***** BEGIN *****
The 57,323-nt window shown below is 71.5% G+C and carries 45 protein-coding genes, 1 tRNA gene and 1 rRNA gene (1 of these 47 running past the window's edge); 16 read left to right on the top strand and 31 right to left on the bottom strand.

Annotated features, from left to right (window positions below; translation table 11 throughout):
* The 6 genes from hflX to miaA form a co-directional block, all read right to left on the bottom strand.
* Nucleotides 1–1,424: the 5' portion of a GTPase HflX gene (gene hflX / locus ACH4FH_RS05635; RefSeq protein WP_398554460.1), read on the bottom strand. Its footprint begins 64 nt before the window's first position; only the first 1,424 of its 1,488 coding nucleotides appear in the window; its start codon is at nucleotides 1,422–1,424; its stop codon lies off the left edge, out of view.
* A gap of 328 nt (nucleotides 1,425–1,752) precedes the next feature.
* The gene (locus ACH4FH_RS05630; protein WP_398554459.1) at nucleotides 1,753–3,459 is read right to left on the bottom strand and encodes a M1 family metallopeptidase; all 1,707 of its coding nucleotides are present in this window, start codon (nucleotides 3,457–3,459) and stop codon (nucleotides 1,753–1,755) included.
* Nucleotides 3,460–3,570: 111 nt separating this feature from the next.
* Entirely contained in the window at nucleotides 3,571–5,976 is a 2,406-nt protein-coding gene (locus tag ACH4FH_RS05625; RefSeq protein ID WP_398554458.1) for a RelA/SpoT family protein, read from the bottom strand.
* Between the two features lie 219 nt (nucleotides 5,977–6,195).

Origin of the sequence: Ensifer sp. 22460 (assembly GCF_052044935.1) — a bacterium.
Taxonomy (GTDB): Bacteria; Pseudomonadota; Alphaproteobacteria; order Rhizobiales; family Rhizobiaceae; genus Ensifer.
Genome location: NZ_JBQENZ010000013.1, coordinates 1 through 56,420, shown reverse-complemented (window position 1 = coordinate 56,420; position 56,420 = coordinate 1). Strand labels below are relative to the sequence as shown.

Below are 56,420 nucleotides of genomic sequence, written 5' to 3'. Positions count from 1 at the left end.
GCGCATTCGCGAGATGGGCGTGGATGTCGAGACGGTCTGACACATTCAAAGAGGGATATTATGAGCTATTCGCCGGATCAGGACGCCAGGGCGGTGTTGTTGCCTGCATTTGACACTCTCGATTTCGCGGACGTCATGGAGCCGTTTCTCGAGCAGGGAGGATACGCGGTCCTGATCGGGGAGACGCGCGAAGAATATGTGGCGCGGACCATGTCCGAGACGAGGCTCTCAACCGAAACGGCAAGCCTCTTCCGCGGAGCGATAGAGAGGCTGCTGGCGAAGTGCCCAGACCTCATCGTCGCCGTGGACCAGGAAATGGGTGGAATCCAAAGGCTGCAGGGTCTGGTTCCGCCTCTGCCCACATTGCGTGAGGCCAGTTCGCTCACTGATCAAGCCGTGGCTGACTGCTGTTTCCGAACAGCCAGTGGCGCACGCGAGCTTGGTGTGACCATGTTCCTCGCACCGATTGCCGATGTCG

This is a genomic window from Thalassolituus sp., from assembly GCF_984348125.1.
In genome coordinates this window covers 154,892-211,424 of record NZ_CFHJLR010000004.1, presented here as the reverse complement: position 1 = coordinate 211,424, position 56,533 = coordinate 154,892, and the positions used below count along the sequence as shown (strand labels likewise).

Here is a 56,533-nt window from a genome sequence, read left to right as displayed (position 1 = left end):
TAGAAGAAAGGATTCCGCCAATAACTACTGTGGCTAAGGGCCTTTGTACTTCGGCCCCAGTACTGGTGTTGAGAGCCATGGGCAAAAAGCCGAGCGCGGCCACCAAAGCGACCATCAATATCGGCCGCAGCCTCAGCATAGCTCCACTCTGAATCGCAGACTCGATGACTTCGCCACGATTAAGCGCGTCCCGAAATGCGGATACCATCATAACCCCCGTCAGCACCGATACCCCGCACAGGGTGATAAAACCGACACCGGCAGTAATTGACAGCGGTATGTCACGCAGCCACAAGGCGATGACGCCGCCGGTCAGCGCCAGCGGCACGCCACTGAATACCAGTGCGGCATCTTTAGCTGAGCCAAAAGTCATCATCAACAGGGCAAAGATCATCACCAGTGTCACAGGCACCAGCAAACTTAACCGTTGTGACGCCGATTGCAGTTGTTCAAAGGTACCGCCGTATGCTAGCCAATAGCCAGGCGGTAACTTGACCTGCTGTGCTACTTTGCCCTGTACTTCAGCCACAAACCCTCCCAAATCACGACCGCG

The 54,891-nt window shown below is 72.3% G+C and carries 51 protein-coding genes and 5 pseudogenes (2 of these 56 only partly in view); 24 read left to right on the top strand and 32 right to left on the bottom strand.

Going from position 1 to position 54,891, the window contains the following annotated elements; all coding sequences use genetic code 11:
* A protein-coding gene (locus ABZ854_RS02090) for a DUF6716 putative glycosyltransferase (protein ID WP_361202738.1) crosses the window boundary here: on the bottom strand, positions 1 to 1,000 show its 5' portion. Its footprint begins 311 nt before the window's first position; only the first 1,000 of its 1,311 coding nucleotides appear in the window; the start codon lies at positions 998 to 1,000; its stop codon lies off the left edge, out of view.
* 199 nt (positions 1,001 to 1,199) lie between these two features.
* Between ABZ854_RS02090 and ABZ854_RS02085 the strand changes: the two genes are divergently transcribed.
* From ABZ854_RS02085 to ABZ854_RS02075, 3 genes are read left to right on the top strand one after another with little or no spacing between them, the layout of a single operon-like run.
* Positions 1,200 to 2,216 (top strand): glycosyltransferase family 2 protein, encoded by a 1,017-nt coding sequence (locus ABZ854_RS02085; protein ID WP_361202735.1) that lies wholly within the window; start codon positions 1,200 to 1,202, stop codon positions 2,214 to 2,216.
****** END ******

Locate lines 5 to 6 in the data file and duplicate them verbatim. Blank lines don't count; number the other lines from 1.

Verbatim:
* A gap of 328 nt (nucleotides 1,425–1,752) precedes the next feature.
* The gene (locus ACH4FH_RS05630; protein WP_398554459.1) at nucleotides 1,753–3,459 is read right to left on the bottom strand and encodes a M1 family metallopeptidase; all 1,707 of its coding nucleotides are present in this window, start codon (nucleotides 3,457–3,459) and stop codon (nucleotides 1,753–1,755) included.